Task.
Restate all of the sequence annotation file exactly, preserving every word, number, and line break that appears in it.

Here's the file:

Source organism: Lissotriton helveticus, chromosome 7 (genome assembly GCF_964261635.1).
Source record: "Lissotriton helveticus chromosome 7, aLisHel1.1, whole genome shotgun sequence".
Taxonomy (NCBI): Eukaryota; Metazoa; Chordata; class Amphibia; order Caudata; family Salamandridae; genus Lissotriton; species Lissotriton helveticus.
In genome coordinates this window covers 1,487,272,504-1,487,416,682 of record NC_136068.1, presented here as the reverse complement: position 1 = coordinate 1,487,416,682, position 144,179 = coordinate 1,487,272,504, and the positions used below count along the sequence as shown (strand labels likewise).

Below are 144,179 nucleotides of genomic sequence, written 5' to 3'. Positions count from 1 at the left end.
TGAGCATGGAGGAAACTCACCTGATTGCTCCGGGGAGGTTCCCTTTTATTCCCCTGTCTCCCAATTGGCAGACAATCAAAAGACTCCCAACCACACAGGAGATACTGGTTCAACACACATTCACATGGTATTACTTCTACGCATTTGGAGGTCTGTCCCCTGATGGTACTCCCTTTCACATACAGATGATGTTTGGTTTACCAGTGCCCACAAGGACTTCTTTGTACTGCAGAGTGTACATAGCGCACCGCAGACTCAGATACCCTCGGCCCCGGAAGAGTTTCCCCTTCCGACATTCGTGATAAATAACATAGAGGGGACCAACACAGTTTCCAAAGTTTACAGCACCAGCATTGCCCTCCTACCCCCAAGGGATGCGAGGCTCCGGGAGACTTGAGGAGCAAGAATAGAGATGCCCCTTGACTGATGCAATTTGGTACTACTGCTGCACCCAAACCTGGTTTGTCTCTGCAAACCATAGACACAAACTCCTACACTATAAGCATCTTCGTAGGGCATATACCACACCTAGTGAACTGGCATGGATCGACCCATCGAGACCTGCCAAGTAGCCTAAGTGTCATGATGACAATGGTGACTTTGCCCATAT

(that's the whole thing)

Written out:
Source organism: Lissotriton helveticus, chromosome 7 (genome assembly GCF_964261635.1).
Source record: "Lissotriton helveticus chromosome 7, aLisHel1.1, whole genome shotgun sequence".
Taxonomy (NCBI): Eukaryota; Metazoa; Chordata; class Amphibia; order Caudata; family Salamandridae; genus Lissotriton; species Lissotriton helveticus.
In genome coordinates this window covers 1,487,272,504-1,487,416,682 of record NC_136068.1, presented here as the reverse complement: position 1 = coordinate 1,487,416,682, position 144,179 = coordinate 1,487,272,504, and the positions used below count along the sequence as shown (strand labels likewise).

Below are 144,179 nucleotides of genomic sequence, written 5' to 3'. Positions count from 1 at the left end.
TGAGCATGGAGGAAACTCACCTGATTGCTCCGGGGAGGTTCCCTTTTATTCCCCTGTCTCCCAATTGGCAGACAATCAAAAGACTCCCAACCACACAGGAGATACTGGTTCAACACACATTCACATGGTATTACTTCTACGCATTTGGAGGTCTGTCCCCTGATGGTACTCCCTTTCACATACAGATGATGTTTGGTTTACCAGTGCCCACAAGGACTTCTTTGTACTGCAGAGTGTACATAGCGCACCGCAGACTCAGATACCCTCGGCCCCGGAAGAGTTTCCCCTTCCGACATTCGTGATAAATAACATAGAGGGGACCAACACAGTTTCCAAAGTTTACAGCACCAGCATTGCCCTCCTACCCCCAAGGGATGCGAGGCTCCGGGAGACTTGAGGAGCAAGAATAGAGATGCCCCTTGACTGATGCAATTTGGTACTACTGCTGCACCCAAACCTGGTTTGTCTCTGCAAACCATAGACACAAACTCCTACACTATAAGCATCTTCGTAGGGCATATACCACACCTAGTGAACTGGCATGGATCGACCCATCGAGACCTGCCAAGTAGCCTAAGTGTCATGATGACAATGGTGACTTTGCCCATAT